HUNTSVILLE, Ala. - Leaders in Huntsville are continuing with plans to tear down the building next to city hall. This week, they approved finalizing a deal with Gulf Services Contracting for just under $700,000 to tear down the 55-year-old building.
"The building's sat vacant for approximately two years," Huntsville's general services director Ricky Wilkinson said.
During that time, the old city annex in downtown Huntsville has weathered years of neglect.
"The big thing is the mechanical systems. They're really on their last leg. It's original equipment and it's really just beyond its useful life," Wilkinson said.
Built in 1963, the annex formerly housed both the fire department on the ground floor and jail inmates on top. Now city leaders, saying it's not worth the rehab, are opting to tear it down.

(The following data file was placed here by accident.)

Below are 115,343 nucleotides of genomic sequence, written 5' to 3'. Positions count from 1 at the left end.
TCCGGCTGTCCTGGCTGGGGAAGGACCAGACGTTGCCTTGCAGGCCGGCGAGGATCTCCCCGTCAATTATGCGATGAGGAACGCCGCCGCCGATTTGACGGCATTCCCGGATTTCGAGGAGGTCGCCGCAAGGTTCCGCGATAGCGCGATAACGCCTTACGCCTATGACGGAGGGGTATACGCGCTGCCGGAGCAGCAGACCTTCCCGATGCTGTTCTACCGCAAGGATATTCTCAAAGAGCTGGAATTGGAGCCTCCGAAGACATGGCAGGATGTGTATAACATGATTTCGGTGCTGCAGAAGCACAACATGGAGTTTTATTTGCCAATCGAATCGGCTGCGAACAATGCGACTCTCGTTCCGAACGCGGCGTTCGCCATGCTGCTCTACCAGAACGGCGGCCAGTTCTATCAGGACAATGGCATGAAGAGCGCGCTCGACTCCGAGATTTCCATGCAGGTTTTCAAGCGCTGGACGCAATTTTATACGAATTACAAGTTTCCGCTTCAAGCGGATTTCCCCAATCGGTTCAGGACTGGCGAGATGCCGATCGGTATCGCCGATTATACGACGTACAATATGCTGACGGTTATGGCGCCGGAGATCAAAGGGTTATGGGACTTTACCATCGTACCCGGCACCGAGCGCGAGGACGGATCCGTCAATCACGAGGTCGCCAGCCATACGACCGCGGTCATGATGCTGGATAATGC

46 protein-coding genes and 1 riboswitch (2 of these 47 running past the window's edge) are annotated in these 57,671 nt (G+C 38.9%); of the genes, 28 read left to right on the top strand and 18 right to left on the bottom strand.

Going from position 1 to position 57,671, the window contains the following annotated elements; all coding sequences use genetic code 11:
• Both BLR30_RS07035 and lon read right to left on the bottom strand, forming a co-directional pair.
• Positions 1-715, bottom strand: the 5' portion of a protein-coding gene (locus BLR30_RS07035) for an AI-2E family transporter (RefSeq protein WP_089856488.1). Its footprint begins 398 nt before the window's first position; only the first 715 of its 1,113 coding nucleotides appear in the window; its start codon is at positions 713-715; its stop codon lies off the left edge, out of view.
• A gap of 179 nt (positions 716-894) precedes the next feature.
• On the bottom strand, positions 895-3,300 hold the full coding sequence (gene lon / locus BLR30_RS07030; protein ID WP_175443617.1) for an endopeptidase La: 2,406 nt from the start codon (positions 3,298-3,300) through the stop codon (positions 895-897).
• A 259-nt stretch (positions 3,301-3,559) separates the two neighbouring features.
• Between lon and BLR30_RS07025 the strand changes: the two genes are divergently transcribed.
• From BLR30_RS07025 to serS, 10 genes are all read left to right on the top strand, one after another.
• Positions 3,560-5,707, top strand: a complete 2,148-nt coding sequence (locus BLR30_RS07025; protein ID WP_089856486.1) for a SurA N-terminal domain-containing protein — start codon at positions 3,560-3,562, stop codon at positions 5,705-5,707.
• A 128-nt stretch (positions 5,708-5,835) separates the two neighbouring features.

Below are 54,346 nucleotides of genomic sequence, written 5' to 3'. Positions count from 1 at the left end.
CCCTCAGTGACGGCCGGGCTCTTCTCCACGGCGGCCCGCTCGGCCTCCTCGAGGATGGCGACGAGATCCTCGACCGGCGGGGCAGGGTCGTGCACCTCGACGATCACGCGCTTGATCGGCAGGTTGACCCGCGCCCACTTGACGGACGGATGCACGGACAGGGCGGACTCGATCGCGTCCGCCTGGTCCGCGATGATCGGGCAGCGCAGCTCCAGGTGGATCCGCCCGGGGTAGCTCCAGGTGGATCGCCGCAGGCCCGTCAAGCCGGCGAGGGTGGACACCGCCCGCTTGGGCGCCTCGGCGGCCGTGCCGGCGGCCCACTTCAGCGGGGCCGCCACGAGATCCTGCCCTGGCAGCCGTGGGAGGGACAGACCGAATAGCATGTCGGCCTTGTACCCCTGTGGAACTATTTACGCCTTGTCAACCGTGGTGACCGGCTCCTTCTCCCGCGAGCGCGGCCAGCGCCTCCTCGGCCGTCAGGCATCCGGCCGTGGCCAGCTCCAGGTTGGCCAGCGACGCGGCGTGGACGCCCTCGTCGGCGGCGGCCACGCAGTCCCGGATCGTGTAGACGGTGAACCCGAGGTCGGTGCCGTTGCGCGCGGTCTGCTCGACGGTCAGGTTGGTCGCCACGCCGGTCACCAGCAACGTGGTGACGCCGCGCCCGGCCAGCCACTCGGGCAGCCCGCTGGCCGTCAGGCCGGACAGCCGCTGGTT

"In a downtown setting, it's not anything you can blow and go. It's going to take some time," Wilkinson said.
"We'll leave the site. It'll be leveled out and cleaned up. Certainly, there'll be some bare dirt and grass added, and we'll hold the site as-is," Huntsville city administrator John Hamilton said.
Wilkinson says the nearly $700,000 it'll cost to tear down the building will be spent mainly on tearing out the asbestos, a costly job that'll take about three months on its own. Many people who know the building wonder if even the marble can be saved.
"If there's the chance down the line we could salvage some blocks of it. Just to go in the lobby of the new city hall," City Councilman Bill Kling said.
Wilkinson says don't count on it. The marble has cracked, and broken off from 55 years of Alabama weather. Now he says there's not much in the building left to save.
The demolition is expected to take about six months. So far, there are no future plans for the site. Some of the trees next to the building, which were named for former city workers, will be moved and replanted.